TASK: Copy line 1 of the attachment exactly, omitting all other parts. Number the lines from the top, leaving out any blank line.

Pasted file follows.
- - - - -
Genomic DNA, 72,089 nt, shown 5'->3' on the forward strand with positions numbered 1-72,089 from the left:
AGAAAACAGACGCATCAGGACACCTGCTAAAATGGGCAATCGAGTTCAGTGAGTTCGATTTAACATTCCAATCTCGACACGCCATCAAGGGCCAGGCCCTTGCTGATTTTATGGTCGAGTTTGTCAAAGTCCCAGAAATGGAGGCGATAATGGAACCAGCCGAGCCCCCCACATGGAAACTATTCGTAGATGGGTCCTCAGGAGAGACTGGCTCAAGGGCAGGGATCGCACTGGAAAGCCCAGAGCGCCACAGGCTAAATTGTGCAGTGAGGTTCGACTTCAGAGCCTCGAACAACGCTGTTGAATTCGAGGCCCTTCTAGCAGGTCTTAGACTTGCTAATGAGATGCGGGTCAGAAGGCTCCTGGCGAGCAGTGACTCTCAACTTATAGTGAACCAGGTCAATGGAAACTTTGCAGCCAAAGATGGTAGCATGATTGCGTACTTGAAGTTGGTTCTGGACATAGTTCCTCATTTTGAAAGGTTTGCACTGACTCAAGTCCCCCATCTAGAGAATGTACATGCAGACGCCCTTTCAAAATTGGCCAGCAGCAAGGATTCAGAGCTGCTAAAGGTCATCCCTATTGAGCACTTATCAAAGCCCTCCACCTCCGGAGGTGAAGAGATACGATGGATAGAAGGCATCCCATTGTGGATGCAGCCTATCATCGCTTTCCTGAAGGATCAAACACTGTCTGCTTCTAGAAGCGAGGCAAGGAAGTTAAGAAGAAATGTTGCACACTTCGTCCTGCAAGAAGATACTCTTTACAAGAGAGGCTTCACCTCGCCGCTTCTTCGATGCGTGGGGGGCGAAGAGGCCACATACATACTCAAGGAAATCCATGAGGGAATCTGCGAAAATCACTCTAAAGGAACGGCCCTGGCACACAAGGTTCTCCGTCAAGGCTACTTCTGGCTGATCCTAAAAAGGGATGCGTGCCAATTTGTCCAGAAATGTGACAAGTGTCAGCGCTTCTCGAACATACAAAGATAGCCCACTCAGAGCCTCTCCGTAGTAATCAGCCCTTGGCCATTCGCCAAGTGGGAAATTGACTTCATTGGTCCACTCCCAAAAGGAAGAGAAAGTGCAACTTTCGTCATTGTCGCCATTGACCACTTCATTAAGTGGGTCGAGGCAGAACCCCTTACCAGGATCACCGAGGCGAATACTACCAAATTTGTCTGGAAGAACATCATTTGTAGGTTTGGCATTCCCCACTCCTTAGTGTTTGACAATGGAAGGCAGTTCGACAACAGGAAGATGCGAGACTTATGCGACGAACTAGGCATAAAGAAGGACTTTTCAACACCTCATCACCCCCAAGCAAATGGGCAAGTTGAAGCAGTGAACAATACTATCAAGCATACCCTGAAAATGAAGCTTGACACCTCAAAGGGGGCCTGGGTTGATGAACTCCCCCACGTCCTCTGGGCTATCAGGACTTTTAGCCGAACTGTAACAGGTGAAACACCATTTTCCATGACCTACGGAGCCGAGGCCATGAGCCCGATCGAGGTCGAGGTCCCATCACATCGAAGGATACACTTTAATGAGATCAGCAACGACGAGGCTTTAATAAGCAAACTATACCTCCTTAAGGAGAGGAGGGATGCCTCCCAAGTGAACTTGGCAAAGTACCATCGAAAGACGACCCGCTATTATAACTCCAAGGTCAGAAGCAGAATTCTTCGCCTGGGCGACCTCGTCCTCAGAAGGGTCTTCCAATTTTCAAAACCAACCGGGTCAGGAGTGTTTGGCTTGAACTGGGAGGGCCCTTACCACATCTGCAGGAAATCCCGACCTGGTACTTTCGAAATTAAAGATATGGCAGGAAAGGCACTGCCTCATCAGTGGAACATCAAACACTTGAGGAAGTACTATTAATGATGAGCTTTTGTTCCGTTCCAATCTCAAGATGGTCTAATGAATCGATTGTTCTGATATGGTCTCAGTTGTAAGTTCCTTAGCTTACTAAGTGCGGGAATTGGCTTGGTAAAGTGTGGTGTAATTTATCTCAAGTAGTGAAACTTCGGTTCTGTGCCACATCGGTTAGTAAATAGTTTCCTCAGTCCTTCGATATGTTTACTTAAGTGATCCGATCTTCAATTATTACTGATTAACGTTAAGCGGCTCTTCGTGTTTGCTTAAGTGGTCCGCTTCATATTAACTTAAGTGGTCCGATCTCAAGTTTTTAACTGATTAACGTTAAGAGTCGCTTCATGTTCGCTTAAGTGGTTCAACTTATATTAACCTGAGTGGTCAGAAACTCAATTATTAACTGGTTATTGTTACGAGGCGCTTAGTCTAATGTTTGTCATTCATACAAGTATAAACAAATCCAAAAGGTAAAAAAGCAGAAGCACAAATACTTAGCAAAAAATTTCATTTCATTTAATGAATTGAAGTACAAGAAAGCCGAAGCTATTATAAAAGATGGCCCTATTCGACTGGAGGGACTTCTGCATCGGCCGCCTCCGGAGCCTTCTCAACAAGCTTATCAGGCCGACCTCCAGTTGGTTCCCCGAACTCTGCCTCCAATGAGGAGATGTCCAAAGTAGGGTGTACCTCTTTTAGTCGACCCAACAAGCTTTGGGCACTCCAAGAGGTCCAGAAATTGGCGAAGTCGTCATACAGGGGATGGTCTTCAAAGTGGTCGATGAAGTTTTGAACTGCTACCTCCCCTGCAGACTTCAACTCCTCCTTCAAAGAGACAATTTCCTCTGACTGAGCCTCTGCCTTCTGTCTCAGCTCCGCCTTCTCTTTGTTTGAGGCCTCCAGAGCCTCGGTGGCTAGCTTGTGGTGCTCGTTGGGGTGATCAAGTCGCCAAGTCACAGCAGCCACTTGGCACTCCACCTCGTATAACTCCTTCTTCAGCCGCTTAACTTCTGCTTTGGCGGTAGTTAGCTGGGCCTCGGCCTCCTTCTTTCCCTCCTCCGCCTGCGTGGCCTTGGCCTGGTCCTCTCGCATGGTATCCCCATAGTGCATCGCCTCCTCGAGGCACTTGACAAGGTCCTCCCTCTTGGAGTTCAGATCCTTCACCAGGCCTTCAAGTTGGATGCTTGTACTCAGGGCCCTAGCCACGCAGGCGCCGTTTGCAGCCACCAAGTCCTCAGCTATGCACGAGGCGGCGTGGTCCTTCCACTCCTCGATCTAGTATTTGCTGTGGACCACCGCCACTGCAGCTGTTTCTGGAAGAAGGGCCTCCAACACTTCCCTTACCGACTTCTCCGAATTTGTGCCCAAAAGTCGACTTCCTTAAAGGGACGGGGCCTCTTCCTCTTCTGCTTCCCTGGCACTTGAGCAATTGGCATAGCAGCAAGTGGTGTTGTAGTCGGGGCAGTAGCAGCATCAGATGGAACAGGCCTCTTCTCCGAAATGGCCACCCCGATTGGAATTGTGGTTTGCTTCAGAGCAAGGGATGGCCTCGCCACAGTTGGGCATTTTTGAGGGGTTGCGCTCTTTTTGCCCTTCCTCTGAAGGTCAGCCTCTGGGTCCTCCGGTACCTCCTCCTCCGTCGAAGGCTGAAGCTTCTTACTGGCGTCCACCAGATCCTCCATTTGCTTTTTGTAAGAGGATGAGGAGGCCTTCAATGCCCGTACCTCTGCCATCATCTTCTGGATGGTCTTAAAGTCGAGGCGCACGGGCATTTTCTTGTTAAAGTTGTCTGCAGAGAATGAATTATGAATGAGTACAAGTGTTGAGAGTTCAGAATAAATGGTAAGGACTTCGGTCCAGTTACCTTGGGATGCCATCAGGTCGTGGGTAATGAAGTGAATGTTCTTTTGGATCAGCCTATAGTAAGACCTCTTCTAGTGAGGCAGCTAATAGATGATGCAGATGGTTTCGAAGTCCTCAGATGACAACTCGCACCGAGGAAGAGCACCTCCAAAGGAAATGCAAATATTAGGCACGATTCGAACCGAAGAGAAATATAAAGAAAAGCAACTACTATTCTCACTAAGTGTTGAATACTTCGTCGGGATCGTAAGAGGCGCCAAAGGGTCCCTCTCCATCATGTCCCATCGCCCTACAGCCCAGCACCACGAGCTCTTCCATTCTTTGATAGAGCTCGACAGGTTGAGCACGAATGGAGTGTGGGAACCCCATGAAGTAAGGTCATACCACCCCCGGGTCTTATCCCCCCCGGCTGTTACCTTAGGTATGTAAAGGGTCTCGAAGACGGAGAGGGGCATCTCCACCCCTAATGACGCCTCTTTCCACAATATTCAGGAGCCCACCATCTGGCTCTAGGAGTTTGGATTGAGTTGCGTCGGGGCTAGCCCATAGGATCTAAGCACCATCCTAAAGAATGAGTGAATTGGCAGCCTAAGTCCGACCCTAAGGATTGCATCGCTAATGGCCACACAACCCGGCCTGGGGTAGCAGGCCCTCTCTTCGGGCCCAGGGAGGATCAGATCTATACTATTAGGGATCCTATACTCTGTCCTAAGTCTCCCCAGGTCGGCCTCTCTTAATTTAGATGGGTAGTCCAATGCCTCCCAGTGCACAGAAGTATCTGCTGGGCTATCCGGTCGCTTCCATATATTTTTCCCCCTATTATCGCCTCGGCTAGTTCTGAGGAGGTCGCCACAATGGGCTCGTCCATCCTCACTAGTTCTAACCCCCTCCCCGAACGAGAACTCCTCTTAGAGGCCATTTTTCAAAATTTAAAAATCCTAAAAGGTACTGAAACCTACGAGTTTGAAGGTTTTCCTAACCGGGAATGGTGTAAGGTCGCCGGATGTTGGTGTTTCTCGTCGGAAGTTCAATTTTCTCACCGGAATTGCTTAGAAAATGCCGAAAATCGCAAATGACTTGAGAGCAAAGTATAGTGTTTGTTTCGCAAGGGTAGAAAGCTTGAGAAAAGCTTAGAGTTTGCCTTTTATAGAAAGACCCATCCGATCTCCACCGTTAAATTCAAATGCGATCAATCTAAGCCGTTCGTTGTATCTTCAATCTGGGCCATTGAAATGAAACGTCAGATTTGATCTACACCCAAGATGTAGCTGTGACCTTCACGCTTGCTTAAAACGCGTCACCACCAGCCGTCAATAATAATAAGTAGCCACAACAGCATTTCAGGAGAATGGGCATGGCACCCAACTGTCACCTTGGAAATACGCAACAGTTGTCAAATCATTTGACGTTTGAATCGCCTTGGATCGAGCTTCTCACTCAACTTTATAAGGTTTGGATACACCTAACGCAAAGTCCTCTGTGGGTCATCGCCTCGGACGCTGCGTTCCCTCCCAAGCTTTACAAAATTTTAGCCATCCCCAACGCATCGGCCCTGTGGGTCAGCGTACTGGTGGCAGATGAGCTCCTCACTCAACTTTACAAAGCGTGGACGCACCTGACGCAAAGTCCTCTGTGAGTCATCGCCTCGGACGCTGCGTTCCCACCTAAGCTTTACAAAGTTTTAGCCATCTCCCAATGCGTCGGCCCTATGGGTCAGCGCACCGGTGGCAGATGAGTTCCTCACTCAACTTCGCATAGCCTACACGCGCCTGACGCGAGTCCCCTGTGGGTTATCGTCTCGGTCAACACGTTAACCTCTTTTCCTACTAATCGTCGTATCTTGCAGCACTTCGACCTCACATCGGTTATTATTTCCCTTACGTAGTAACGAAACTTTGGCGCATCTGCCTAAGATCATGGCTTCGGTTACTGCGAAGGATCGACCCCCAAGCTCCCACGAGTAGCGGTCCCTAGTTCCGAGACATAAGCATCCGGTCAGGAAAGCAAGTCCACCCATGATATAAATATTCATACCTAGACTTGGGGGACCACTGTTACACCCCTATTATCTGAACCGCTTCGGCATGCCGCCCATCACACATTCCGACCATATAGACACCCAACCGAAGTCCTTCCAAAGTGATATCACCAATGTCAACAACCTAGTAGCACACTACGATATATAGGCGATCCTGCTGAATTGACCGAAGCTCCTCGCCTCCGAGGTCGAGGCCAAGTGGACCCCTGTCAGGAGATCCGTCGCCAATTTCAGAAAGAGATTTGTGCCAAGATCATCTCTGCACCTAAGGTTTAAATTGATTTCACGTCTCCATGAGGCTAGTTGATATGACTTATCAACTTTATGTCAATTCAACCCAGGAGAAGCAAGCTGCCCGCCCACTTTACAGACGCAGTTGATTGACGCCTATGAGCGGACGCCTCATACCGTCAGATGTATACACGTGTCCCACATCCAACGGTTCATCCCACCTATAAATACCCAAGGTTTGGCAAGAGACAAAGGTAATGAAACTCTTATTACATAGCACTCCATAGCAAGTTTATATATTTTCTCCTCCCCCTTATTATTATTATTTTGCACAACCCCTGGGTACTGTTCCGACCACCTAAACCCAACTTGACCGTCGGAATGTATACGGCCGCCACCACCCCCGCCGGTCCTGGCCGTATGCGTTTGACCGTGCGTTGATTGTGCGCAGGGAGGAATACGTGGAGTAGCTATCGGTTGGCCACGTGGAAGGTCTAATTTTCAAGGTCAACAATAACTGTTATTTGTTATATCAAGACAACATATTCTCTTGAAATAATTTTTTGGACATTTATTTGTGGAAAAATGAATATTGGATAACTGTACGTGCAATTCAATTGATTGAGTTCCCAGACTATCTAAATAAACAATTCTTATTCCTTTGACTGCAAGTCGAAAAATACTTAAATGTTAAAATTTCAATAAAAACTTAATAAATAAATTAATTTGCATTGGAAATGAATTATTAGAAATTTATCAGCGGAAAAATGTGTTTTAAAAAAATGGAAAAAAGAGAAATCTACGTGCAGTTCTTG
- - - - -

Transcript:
Genomic DNA, 72,089 nt, shown 5'->3' on the forward strand with positions numbered 1-72,089 from the left: